Clinton brought Arkansas to Washington, and Texas followed Bush. Now, says Alexandra Starr, Obama is bringing the take-no-prisoners politics of Al Capone’s city to the Beltway

Washington may not have had an architectural makeover in more than two centuries, but the city’s political culture has shown a chameleon-like ability to change with each incoming administration. When Bill Clinton arrived from Little Rock, Arkansas 16 years ago, for example, he brought a penchant for late-night rambling discussions and a Southern disregard for keeping to schedules. Most of his underlings emulated those attributes, imbuing the town with a swing-by-the-seat-of-your-pants ethos.

President George W. Bush’s Lone Star state heritage came through in his cocksure swagger, emphasis on loyalty, and a cowboy-like disdain for memos longer than three pages. Many of his staffers also spent their formative years in Texas; even those who did not were soon priding themselves on ‘following the gut’ and scorning overt intellectualism. At times it seemed like the oil-catting city of Houston had migrated to the Potomac.

Now the nation’s capitol is due another cultural shift. President-elect Barack Obama was raised in Hawaii, but migrated to Chicago after graduating from college. The politics of the Windy City are arguably the most ruthless in the country. As the Illinois academic Paul Green notes, many of Chicago’s streets are named after people you wouldn’t want to share a lifeboat with, if they were still alive. It’s a town where gangsters like Al Capone thrived, and the legendary Mayor Richard J. ‘Old Man’ Daley punished pastors who didn’t endorse his candidates by dispatching building inspectors to their churches on Monday mornings. Senator Obama alluded to the city’s reputation when some questioned his ability to combat the Clintons and later Senator McCain. ‘I’m skinny, but I’m tough,’ he said. ‘I’m from Chicago.’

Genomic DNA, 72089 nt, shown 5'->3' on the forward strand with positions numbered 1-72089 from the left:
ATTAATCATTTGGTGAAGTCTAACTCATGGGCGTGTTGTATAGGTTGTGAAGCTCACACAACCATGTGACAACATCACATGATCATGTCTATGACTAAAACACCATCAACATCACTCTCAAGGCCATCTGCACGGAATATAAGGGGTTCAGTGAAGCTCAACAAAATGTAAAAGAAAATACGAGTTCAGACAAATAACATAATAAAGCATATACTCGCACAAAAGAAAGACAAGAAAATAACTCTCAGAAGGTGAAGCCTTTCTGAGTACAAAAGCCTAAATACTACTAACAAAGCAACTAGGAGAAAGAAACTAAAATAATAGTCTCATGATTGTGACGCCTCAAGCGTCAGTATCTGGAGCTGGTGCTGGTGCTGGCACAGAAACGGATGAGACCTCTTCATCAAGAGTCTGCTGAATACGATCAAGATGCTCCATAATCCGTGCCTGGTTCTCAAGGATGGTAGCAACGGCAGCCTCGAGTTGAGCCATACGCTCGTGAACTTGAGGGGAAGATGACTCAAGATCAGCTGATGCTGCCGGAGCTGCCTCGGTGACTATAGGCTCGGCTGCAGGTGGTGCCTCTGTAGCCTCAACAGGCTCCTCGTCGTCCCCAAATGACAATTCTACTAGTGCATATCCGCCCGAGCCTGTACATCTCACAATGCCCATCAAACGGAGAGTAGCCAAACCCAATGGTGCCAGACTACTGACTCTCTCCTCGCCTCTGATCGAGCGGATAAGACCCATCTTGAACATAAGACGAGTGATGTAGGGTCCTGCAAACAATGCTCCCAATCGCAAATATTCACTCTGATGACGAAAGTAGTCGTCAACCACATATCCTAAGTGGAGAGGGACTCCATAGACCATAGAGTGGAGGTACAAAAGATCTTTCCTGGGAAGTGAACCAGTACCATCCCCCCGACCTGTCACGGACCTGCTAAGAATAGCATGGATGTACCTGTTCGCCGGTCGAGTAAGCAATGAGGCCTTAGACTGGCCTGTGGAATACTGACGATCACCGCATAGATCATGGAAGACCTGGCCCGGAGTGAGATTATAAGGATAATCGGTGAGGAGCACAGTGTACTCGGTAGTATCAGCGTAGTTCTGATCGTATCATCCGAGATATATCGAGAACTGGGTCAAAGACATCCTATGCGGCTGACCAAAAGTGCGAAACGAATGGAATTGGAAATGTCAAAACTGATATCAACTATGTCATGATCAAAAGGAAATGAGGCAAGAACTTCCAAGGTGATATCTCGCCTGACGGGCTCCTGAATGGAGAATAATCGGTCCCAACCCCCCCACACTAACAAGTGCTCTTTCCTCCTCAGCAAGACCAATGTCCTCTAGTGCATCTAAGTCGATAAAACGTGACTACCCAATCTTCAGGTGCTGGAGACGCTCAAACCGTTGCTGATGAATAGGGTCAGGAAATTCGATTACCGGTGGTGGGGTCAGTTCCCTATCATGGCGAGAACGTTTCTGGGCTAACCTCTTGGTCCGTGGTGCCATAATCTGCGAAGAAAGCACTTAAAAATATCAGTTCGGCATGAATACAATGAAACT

That Obama had to reassure Democrats of his flinty bona fides underscores how little he seems to embody the thuggish politician. But if you get beyond the stereotypes of who has succeeded in Chi-Town, it becomes apparent that Obama is very much a product of the city he moved to a little more than two decades ago. Political victors in Chicago have been not just aggressive, but also artful. Their campaigns are disciplined and excel at voter turnout, two things that characterised the Obama campaign. The toughest tactics are generally unleashed behind closed doors, allowing the man heading the ticket to emerge as above the fray. Enemies, what is more, are oftentimes brought into the fold after ballots have been cast. ‘Elections,’ Old Man Daley liked to say, ‘are won by addition.’

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In the ways he waged his electoral bid, and is assembling a White House staff, Obama has demonstrated how much he has learned from the Chicago masters. An Obama presidency will be like a Chicago mayoralty in that it will be aggressive and take no prisoners.

Look at who Obama is taking on as employees. High-level posts are going to men and women who have cut their teeth in Chicago’s rough-and-tumble politics: chief campaign strategist David Axelrod and senior adviser Valerie Jarrett are decamping to Washington, for example, as counsellors to the President. It is the anointment of Congressman Rahm ‘Rahmbo’ Emanuel as chief of staff, however, that signals just how poised the new administration is to crack the whip.

Emanuel is the most intense, take-no-prisoners politician of his generation. He made his political debut raising money for Mayor Richard M. Daley (son of the Old Man), becoming renowned for phone calls where he berated businessmen decades his senior for not shelling out sufficiently. He ended up breaking fundraising records in that election, a coup that landed him a job with the nascent Clinton presidential campaign. That effort was, of course, successful, but Emanuel was not one to turn the other cheek even after his candidate was elected to the White House: he ended a celebratory dinner vowing to exact revenge on politicians who had crossed Clinton. After intoning each name, Emanuel plunged the blade of his steak knife into the table top, declaring ‘Dead man!’ with each thrust. On another occasion he made his displeasure known via an unusual package: he mailed a dead fished wrapped in newspaper to a pollster who had displeased him.